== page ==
September 6, 1840
The nine surviving Damascus Jews accused of killing a Franciscan Capuchin friar and his servant to harvest the blood are freed by order of Muhammad Ali, the Ottoman pasha who controls an area from Syria through Palestine to Egypt and Sudan. Having caused an international furor, the case is remembered as the Damascus Affair.
The monk, a native of Sardinia known as Father Thomas, and his servant disappeared Feb. 5, 1840, and the French consul in Damascus, Ulysse de Ratti-Menton, launched an investigation within the city’s Jewish quarter. Using torture, authorities extracted a confession from a Jewish barber, Solomon Negrin, who implicated prominent Jews, including rabbis. Thirteen men were arrested, four of whom died of torture and abusive jail conditions. Ratti-Menton and Ottoman authorities spread the story that the Jews committed the double murder to obtain human blood for Passover matzah.
By June, European Jews were active in demanding that the Ottoman Empire reject the blood libel and free the Jewish defendants. The demonstrations of support spread to the United States, where Jews in six cities protested during the summer to win U.S. government intervention in the Damascus case. It’s the first time the American Jewish community acts in support of fellow Jews overseas.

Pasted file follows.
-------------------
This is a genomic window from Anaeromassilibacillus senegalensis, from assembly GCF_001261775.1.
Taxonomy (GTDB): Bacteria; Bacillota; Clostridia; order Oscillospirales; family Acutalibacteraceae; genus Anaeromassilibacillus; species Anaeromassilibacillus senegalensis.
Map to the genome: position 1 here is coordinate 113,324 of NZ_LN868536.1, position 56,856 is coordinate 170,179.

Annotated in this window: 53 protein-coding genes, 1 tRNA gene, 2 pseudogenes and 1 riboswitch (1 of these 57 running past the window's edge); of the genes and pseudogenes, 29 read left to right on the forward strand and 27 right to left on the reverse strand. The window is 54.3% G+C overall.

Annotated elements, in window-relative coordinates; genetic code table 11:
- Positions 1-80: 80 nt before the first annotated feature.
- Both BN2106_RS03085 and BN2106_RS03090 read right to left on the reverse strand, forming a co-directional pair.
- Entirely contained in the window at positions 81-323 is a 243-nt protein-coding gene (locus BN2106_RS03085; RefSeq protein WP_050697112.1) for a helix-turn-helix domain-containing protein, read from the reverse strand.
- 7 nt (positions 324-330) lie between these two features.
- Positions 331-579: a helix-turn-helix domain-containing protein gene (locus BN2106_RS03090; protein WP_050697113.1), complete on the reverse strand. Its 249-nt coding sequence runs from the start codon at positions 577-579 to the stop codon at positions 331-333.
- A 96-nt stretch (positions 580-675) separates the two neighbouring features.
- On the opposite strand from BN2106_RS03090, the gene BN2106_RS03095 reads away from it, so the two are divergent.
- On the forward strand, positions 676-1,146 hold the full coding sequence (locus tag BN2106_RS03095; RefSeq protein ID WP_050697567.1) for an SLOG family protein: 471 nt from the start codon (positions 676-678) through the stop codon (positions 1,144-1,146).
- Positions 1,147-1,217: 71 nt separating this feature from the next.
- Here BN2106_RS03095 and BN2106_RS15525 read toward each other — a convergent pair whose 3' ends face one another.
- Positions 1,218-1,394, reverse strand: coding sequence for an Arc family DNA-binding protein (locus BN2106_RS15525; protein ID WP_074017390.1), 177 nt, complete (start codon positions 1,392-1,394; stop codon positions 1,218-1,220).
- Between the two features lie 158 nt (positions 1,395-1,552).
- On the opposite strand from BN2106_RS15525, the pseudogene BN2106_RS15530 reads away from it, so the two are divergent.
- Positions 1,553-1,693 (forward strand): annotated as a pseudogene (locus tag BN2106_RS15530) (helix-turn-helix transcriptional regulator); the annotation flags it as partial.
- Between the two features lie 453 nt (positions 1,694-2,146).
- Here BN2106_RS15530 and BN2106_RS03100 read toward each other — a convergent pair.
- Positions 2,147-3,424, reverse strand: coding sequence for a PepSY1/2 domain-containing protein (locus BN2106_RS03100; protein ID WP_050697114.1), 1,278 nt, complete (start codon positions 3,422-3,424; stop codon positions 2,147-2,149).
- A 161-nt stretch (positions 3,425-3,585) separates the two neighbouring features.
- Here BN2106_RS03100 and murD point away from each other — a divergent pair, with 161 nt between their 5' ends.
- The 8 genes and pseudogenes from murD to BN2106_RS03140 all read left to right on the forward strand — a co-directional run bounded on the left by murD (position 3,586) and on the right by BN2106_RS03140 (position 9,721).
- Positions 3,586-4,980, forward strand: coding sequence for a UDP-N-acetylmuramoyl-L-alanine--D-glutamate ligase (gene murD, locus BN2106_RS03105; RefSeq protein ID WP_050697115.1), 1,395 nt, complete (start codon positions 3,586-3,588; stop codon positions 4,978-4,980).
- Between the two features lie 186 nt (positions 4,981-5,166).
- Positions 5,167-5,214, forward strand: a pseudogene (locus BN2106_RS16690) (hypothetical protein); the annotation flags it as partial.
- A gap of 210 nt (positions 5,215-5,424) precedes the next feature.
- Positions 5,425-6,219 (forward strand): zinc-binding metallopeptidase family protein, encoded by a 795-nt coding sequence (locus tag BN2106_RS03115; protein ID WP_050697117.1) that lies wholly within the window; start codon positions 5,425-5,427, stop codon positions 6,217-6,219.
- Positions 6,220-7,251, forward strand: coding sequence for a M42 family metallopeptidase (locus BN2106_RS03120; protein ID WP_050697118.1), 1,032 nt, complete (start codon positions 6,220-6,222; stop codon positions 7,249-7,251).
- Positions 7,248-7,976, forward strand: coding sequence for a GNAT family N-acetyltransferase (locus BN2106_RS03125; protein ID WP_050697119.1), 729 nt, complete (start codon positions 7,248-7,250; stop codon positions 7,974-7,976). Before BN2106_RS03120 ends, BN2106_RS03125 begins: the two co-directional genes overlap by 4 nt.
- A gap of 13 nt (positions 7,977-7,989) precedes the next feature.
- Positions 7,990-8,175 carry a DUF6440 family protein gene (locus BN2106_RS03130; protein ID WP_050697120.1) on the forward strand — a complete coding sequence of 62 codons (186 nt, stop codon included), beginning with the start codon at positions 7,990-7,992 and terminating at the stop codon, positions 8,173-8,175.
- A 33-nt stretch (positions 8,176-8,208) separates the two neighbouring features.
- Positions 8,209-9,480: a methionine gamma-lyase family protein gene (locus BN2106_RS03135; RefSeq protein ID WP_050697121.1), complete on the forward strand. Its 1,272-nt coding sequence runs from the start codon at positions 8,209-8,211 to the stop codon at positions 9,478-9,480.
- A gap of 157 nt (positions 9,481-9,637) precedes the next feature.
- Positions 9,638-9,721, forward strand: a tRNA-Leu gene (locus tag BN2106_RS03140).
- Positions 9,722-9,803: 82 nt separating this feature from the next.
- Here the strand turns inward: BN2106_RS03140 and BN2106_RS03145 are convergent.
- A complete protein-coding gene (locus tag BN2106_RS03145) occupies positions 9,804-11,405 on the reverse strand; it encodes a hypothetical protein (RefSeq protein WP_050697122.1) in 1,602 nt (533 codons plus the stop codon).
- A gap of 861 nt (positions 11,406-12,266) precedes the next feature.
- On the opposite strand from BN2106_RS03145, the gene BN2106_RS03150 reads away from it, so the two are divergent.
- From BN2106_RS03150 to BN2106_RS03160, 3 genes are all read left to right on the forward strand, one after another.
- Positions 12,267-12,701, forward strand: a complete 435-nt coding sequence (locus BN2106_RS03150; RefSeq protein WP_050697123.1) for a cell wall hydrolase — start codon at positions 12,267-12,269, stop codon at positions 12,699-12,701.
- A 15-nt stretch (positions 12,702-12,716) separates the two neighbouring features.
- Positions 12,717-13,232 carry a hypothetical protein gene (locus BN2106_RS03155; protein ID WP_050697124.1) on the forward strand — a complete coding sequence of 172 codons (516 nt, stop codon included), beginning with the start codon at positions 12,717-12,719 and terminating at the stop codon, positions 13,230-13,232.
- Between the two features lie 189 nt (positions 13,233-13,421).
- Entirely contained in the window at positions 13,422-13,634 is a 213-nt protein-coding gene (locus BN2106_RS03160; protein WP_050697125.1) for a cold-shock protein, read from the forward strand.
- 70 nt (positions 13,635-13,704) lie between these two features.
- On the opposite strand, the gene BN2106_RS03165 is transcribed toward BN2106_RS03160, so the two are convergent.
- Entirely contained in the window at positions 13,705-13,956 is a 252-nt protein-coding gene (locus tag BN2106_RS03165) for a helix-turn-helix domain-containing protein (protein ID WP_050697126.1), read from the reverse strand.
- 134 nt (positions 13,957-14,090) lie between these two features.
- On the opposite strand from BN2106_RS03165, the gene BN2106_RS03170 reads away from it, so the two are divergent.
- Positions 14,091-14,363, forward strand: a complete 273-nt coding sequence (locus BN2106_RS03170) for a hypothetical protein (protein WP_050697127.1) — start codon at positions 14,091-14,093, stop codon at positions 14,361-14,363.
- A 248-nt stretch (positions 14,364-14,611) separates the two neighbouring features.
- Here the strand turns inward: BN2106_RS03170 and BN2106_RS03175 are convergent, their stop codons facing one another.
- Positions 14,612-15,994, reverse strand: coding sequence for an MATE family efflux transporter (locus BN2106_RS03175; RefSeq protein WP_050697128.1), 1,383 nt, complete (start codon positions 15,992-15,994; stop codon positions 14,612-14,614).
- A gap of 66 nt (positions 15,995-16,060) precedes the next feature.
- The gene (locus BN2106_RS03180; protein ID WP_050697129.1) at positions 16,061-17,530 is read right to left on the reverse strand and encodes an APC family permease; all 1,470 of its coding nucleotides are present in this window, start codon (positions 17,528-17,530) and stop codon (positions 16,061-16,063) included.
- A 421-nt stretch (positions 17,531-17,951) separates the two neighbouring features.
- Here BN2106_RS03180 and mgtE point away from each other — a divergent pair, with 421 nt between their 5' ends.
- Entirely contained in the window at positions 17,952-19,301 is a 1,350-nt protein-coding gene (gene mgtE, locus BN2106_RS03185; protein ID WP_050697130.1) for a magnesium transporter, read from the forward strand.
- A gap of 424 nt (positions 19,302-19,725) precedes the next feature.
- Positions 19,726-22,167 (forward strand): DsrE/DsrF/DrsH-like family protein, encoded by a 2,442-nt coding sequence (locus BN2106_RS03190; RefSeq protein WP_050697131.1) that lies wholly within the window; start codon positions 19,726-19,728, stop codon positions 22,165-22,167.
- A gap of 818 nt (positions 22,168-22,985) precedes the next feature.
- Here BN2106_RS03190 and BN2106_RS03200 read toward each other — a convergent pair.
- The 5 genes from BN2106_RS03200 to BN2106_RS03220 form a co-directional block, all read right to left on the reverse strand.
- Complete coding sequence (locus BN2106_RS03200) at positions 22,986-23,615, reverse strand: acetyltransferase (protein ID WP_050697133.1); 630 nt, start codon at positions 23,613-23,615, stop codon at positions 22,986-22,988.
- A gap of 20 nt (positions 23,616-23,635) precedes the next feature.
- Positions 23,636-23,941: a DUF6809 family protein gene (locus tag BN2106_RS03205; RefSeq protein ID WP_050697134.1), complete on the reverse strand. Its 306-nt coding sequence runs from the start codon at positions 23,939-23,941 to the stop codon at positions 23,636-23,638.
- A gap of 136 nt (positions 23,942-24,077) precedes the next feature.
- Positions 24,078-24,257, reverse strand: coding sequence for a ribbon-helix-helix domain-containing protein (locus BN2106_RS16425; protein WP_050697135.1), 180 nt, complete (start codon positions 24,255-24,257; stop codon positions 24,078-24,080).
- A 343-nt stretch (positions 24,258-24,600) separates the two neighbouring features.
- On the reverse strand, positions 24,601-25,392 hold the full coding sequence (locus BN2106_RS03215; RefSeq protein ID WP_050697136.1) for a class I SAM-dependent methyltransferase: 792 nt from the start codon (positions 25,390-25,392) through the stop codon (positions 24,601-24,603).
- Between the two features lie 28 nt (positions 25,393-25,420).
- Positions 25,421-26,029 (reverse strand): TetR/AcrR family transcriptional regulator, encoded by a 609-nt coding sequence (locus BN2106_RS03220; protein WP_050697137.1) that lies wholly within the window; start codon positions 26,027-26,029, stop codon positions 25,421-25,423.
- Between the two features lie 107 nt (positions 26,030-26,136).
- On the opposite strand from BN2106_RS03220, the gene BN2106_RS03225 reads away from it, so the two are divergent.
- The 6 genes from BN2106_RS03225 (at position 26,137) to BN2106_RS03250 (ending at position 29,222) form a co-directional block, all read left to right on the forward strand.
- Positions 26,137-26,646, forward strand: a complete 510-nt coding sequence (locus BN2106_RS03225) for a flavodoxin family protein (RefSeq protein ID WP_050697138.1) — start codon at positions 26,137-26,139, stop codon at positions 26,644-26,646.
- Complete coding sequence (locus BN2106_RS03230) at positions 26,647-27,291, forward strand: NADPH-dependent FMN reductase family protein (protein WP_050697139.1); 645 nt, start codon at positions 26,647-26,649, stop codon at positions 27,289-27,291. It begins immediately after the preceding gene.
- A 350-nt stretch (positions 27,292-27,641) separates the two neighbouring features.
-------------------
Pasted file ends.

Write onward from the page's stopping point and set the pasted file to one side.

Moses Montefiore, a leader of the English Jewish community, led a delegation to Alexandria, Egypt, to meet with the pasha, and negotiations from Aug. 4 to 28 resulted in Muhammad Ali’s decree declaring the accused men innocent and freeing them.
At Montefiore’s urging, the Ottoman sultan, Abdulmecid I, issues an edict Nov. 6 that bans the blood libel throughout his empire as a slander against the Jews. The edict reads in part: “We cannot permit the Jewish nation, whose innocence for the crime alleged against them is evident, to be worried and tormented as a consequence of accusations that have not the least foundation in truth.”
The case leads to the founding of the Alliance Israélite Universelle to help Ottoman-ruled Jews improve through education.
Modern references to the Damascus blood libel include articles in the Egyptian newspaper Al Akhbar in 2000 and 2001, books written since 1983 by Syrian Defense Minister Mustafa Tlass, and an interview given by Lebanese poet Marwan Chamoun in 2007.